you have one foot out the door, but you can come back in. This work is considered exceptional by our editorial staff.

April 5, 2012
By , Cherry Hill, NJ
The ambulance screeches to a halt in front of the last house on the block. The smell of antiseptic tickles your nose. Fear is in the air. The nightmare has begun.


Summer has started. It is finally time for sleeping in, hanging out, and going wild. Summer reading is the last thing on your mind and your best friend is staying over tonight. Outside is sunny and warm and one of those days where it seems like nothing could go wrong. Kaitlyn is hanging decorations with my mom in preparation for Shelly’s retirement party. I am in the kitchen pouring tortilla chips into a large crimson bowl. Any minute now Tracey, Janine, Barb, Stella, Aunt Anne, Patrice, and Shelly will be arriving. After hanging a banner, my mom staggers upstairs, unable to catch her breath. “Mom, go sit down,” I order her. While she walks into the living room, I frantically grab a glass from the cabinet and fill it with water. She takes two sips, sets the glass down, and launches into a seizure. “Kaitlyn, get me the phone!” I yell. She hands me the phone and runs out the door and across the street to Barb’s house. I dial the number. “9-1-1, what is your emergency?” I explain the situation. By that time, my mom is conscious and stubbornly protesting the paramedics coming to check her out. Barb arrives, insisting that she cooperate. I absentmindedly peer out the window, just in time to see the ambulance pull up at the wrong house. “Kait!” I yell. “I’m on it,” she replies. I don’t bother watching her; Kaitlyn knows what to do. She stands on the corner, doing jumping jacks and shrieking, pointing towards my house. A few minutes later, two paramedics lumber up the stairs, carrying ninety thousand monitors, oxygen masks, and medical devices. They bombard us all with question after question. I am a robot spitting out data. Once the paramedics start strapping cuffs, sensors, and masks onto my mom, I run upstairs with Kaitlyn to grab my key and shoes. There is no way she is skipping a visit to the emergency room with her heart at twenty beats per minute, a far cry from the usual sixty. When we sprint back down, my mom is bundled up on the stark white stretcher and being loaded into the gloomy red box on wheels. The ambulance speeds off to Virtua hospital. The nightmare is beginning…


It is a night of waiting, waiting for answers, waiting for a solution. My mom is attached to an exterior pacemaker for an hour, being jolted every few seconds. The cardiologist finally arrives much later than he should have. I want to yell. He thinks he can take his sweet old time getting down here?! No! My mom’s life is at stake. Right away, I hate this man. I hate him for an absurd, stupid reason, and I couldn’t care less. Then this cardiologist has the nerve to kick us out of ER room number three. I stomp outside, through the hostile glass doors, to the hard concrete benches. I have nothing to do but drink frigid hot chocolate and eat stale crackers. Few words are said to Shelly, Barb, Tracey, Aunt Anne, Stella, Janine, Patrice, and her husband Eric, because there is nothing to tell, except for the medical procedure chit-chat. Finally, we are permitted to see her. Threaded through my mom’s carotid artery is a fine wire attached to a device that sends a shock down to her heart, causing it to beat at a regular pace. Crimson stained towels and her pale face tell everyone what having one foot out the door looks like. It is determined that she will be admitted as an inpatient to the Intensive Care Unit. My mom attempts to sing, “Take me home tonight…” We all try to smile, but somehow, we cannot. Early the next morning, my dad and I are back at Virtua, waiting for the ambulance to come transfer my mom to Cooper Hospital. She will spend two weeks in a desolate bed, fixed to numerous beeping devices, and stuck reading hour after hour, day after day. On the eleventh day of torture, my mom has an allergic reaction to intravenous medication. On the twelfth day, she receives an MRI-friendly pacemaker. On the fourteenth day at Cooper, she receives a second chance at life. On her first day home, she receives a loyal servant. While my mom has been recuperating, I have been assuming the position of head of household. I have the world on my shoulders; I carry my house in my hands.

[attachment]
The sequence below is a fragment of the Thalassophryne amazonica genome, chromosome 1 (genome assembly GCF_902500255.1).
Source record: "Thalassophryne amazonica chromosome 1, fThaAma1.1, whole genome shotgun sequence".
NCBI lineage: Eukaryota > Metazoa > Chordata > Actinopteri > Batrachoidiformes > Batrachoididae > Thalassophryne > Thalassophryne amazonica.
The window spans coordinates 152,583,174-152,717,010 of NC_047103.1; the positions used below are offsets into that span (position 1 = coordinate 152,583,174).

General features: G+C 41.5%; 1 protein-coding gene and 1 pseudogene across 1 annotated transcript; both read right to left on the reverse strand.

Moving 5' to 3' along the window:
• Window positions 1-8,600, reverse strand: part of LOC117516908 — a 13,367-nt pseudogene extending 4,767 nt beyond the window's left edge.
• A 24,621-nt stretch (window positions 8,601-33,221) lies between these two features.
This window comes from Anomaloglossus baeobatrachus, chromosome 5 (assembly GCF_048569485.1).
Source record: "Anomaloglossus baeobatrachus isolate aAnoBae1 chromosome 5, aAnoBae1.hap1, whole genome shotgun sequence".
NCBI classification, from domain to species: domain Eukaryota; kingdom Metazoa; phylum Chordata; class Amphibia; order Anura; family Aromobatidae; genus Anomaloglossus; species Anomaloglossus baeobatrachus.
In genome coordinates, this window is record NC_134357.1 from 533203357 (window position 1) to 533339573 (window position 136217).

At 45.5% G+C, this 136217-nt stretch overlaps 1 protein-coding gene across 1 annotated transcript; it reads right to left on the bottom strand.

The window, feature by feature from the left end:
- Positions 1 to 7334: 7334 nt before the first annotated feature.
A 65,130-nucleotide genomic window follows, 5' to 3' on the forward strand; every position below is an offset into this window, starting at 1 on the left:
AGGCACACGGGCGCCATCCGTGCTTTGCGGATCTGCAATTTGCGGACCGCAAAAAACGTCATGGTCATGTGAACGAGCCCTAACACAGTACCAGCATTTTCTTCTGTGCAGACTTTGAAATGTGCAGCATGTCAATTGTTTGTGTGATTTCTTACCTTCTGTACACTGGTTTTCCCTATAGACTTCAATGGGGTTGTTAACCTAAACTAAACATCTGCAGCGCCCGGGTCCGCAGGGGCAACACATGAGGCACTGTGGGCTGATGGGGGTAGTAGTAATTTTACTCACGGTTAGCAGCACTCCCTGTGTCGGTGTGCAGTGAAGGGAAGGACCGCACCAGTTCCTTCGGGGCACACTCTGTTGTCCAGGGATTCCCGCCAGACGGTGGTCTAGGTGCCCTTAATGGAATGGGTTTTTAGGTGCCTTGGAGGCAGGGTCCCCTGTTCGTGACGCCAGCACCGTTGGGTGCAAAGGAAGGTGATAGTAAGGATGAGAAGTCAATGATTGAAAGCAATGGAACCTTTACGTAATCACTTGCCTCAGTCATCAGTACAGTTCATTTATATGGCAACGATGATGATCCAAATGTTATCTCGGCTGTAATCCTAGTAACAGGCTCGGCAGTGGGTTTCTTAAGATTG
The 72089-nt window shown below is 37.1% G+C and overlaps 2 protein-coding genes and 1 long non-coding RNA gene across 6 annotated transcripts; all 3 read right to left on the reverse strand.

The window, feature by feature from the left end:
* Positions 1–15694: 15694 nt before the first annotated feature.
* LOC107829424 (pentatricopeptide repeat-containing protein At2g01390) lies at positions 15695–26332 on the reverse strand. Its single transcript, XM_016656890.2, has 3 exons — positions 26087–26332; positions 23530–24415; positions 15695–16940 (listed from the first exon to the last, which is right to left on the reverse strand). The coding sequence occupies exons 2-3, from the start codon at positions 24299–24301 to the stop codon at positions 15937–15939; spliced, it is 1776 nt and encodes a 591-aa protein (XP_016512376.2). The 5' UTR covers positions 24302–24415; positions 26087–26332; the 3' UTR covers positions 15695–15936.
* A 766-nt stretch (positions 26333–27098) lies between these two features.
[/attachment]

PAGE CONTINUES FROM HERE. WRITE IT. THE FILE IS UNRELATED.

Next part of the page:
We take too many things for granted. We are greedy. We expect something out of nothing. Over those two weeks, I would learn how to worship what you have. I was going to take over my mom’s responsibilities. Cleaning the house, cooking dinner, doing laundry, even attempting to do payroll for her hair salon; I would become fixated on trying to accomplish everything that needed to be done. My dad wouldn’t be home much since he was doing nightly contracting work at Farley Service Plaza on the Atlantic City Expressway and spending his days at Lockheed Martin, Kingsway School, and Mainland School. Other family members and friends would offer to help with my newly acquired chores, but I turn them down. No answers were in sight; what if I did end up without a mom? I couldn’t depend on other people to take care of those tasks.

I am there to pick up the pieces. I am the glue when the glass shatters. I am the new asphalt on the cracked, forgotten street. I am the duct tape on the cracked leather seats in the old Ford truck. I mend what falls apart.





Post a Comment

Be the first to comment on this article!

bRealTime banner ad on the left side
Site Feedback